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Well, well, Mr. Wordsworth is neither here nor there in our affairs. We'll go up to Latriggs in the afternoon, Charlotte. I'll be ready at two o'clock."

“ And I, also, father.” Her face was flushed and thoughtful, and she had become suddenly quiet. The squire glanced at her, but without curiosity; he only thought, “What a pity she is a lass! I wish Harry had her good sense and her good heart; I do that."

CHAPTER II. —THE SHEEP-SHEARING.

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The sheep-shearings at Up-Hill Farm were a kind of rural Olympics. Shepherds came there from far and near to try their skill against each other—young men in their prime mostly, with brown, ruddy faces, and eyes of that bright blue lustre which is only gained by a free, open-air life.

Hand in hand the squire and his daughter climbed the fellside. They had left home in high spirits, merrily flinging back the mother's and Sophia's last advices; but gradually they became silent, and then a little mournful. “I wonder why it is, father?" asked Charlotte; “ I'm not at all tired, and how can fresh air and sunshine make one melancholy ?”

Maybe, now, sad thoughts are catching. I was having a few. Eh? What?” “ I don't know. Why were you having sad thoughts ? "

Well, then, I really can't understand why. There's no need to fret over changes. At the long end the great change puts all right. Charlotte, I have been coming to Barf Latrigg's shearings for about half a century. I remember the first. I held my nurse's hand, and wore such a funny little coat, and such a big lace collar. And, dear me! was just such a day as this, thirtytwo years ago, that your mother walked up to the shearing with me, Charlotte; and I asked her if she would be my wife, and she said she would. Thou takes after her a good deal; she had the very same bright eyes and bonny face, and straight, tall shape thou has to-day. Barf Latrigg was sixty then, turning a bit gray, but able to shear with any man they could put against him. He'll be ninety now; but his father lived till he was more than a hundred, and most of his fore-elders touched the century. He's had his troubles too."

“I never heard of them."

“No. They are dead and buried. A dead trouble may be forgot: it is the living troubles that make the eyes dim, and the heart fail. Yes, yes; Barf is as happy as boy now, but I remember when he was back-set and fore-set with trouble. In life everything goes round like a cart-wheel. Eh? What?”

In a short time they reached the outer wall of the farm. Stone steps in the stone wall admitted them into the enclosure, and then they saw the low gray house spreading itself in the shadow of the noble sycamoreş.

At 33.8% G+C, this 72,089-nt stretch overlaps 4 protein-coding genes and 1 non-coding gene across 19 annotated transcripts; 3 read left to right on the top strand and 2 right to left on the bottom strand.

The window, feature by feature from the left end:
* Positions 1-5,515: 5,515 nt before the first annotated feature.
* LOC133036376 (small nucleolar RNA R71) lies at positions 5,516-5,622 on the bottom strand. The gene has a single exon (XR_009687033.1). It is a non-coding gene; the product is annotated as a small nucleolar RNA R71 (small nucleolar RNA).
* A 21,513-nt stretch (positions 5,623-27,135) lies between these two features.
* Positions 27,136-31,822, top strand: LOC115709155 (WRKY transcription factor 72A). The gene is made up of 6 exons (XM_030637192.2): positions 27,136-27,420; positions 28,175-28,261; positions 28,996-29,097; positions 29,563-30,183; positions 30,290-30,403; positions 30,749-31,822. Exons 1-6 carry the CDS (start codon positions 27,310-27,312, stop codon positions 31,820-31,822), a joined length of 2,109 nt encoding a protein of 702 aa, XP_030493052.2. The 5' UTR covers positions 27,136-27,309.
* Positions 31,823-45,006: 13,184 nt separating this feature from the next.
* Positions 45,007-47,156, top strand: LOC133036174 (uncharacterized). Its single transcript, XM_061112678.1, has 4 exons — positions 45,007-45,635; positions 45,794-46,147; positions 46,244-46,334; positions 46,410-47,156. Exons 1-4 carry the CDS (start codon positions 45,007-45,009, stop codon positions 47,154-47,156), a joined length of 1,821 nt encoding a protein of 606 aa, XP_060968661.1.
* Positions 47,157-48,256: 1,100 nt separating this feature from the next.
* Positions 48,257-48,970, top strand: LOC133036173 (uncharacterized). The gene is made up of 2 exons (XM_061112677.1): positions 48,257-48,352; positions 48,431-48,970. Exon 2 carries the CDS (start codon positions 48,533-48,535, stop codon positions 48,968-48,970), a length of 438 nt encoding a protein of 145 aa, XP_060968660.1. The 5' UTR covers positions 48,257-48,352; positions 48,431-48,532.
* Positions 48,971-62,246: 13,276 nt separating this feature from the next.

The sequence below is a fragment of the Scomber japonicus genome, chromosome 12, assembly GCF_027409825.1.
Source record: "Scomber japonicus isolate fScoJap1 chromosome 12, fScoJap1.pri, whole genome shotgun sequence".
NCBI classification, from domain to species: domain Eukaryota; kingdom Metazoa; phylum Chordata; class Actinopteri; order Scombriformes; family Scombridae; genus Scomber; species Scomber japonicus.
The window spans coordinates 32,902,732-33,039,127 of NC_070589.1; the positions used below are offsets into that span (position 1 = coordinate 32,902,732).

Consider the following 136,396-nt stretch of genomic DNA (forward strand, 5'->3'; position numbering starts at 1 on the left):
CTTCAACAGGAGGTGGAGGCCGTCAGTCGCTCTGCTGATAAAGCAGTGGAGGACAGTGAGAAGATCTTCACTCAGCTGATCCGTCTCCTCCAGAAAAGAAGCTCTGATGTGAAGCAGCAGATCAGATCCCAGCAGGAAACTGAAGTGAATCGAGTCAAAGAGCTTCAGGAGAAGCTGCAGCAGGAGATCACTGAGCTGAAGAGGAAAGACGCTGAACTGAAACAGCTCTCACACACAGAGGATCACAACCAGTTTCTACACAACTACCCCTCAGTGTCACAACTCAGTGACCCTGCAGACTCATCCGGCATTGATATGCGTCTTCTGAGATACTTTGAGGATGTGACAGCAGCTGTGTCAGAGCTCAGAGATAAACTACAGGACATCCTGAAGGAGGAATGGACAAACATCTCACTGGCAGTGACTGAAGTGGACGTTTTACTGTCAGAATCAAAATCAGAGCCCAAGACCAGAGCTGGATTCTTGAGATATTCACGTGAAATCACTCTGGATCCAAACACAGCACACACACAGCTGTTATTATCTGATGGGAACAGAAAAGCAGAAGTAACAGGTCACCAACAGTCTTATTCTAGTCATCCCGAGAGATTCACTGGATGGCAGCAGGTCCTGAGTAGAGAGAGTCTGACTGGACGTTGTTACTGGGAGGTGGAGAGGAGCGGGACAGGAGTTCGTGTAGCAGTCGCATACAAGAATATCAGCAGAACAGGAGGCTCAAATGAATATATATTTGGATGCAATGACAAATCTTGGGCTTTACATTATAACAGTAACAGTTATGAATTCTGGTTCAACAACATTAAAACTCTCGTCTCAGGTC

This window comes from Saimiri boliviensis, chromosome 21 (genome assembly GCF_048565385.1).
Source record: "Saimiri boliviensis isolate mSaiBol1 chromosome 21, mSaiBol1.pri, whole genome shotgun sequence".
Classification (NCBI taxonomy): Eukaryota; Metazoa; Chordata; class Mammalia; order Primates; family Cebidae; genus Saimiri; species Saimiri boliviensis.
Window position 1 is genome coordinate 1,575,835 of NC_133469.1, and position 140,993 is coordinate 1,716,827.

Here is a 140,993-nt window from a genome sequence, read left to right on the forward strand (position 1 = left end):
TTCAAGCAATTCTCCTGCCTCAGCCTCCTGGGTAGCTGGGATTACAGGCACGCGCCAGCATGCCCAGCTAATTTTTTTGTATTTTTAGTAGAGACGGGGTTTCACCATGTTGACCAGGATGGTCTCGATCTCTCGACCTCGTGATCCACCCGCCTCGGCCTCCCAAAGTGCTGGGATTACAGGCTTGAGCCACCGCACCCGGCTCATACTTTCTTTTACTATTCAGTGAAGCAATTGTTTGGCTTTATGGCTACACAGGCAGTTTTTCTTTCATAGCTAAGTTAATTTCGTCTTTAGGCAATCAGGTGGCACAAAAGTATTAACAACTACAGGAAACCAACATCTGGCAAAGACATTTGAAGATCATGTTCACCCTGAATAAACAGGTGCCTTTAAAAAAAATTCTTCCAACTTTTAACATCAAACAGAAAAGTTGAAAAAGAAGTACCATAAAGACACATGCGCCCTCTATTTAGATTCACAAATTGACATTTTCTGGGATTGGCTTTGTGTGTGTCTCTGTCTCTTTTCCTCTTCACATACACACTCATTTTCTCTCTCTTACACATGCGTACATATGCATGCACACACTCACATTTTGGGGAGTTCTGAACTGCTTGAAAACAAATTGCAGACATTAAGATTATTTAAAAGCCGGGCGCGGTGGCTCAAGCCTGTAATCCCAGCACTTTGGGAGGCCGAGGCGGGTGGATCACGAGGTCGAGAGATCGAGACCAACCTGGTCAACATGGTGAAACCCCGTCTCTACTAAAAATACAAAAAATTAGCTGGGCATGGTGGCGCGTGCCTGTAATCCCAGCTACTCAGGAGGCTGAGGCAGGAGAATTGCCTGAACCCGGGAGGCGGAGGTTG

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As they approached, the old statesman strode to the open door to meet them. He was a very tall man, with a bright, florid face, and a great deal of fine, white hair. He had that independent manner which honourable descent and absolute ownership of house and land give; and he looked every inch a gentleman, though he wore only the old dalesman's costume- breeches of buckskin fastened at the knees with five silver buttons, home-knit stockings and low shoes, and a red waistcoat, open that day, in order to show the fine ruffles on his shirt. He was precisely what Squire Sandal would have been, if the Sandals had not been forced by circumstances into contact with a more cultivated and ambitious life.

"Welcome, Sandal! I have been watching for thee. There would be little prosperation in a shearing if thou wert absent. And a good day to thee, Charlotte. My Ducie was speaking of thee a minute ago. Here she comes to help thee off with thy things."

Charlotte was untying her bonnet as she entered the deep, cool porch, and a moment afterward Ducie was at her side. It was easy to see the women loved each other, though Ducie only smiled, and said, “Come in; I'm right glad to see you, Charlotte. Come into t’ best room, and cool your face a bit. And how is Mrs. Sandal and Sophia ? Be things at their usual, dear?”

" Thank you, Ducie; all and everything is well-I hope. We have not heard from Harry lately. I think it worrits father a little, but he is never the one to show it. Oh, how sweet this room is.”

The old room, with its oak walls, immense bed, carved awmries, drawers, and cupboards, made a fine environment for so much life and colour. But the peculiar sweetness which Charlotte noticed came from the polished oak floor, which was strewed with bits of rosemary and lavender, to prevent the slipping of the feet upon it.

“I would not do it, Ducie, for anyone,” she said. “Poor herbs of grace! What sins have they committed to be trodden under foot? I would not do it, Ducie: I feel as if it hurt them.”